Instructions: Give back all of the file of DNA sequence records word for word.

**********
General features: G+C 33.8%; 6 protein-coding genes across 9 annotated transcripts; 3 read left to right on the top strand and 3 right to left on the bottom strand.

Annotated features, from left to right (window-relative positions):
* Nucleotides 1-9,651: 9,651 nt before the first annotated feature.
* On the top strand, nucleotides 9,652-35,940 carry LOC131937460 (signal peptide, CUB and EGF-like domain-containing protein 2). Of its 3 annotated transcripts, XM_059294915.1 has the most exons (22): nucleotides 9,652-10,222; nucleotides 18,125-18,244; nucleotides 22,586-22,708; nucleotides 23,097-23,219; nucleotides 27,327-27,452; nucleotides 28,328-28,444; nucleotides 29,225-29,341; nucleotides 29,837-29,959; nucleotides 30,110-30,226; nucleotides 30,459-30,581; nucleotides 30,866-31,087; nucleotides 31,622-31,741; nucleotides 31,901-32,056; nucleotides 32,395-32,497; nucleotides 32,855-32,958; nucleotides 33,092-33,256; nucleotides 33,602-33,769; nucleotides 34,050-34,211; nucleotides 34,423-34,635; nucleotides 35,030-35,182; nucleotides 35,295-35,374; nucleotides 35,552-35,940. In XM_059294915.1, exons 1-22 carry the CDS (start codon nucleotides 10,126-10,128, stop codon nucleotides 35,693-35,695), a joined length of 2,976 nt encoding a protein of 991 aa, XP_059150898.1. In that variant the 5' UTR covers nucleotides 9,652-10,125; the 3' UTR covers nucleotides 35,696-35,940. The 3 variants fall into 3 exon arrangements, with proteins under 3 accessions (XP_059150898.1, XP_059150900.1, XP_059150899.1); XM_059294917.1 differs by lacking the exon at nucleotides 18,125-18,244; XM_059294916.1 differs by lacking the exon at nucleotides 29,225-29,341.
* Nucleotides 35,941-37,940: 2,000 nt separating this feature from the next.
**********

General features: G+C 33.8%; 6 protein-coding genes across 9 annotated transcripts; 3 read left to right on the top strand and 3 right to left on the bottom strand.

Annotated features, from left to right (window-relative positions):
* Nucleotides 1-9,651: 9,651 nt before the first annotated feature.
* On the top strand, nucleotides 9,652-35,940 carry LOC131937460 (signal peptide, CUB and EGF-like domain-containing protein 2). Of its 3 annotated transcripts, XM_059294915.1 has the most exons (22): nucleotides 9,652-10,222; nucleotides 18,125-18,244; nucleotides 22,586-22,708; nucleotides 23,097-23,219; nucleotides 27,327-27,452; nucleotides 28,328-28,444; nucleotides 29,225-29,341; nucleotides 29,837-29,959; nucleotides 30,110-30,226; nucleotides 30,459-30,581; nucleotides 30,866-31,087; nucleotides 31,622-31,741; nucleotides 31,901-32,056; nucleotides 32,395-32,497; nucleotides 32,855-32,958; nucleotides 33,092-33,256; nucleotides 33,602-33,769; nucleotides 34,050-34,211; nucleotides 34,423-34,635; nucleotides 35,030-35,182; nucleotides 35,295-35,374; nucleotides 35,552-35,940. In XM_059294915.1, exons 1-22 carry the CDS (start codon nucleotides 10,126-10,128, stop codon nucleotides 35,693-35,695), a joined length of 2,976 nt encoding a protein of 991 aa, XP_059150898.1. In that variant the 5' UTR covers nucleotides 9,652-10,125; the 3' UTR covers nucleotides 35,696-35,940. The 3 variants fall into 3 exon arrangements, with proteins under 3 accessions (XP_059150898.1, XP_059150900.1, XP_059150899.1); XM_059294917.1 differs by lacking the exon at nucleotides 18,125-18,244; XM_059294916.1 differs by lacking the exon at nucleotides 29,225-29,341.
* Nucleotides 35,941-37,940: 2,000 nt separating this feature from the next.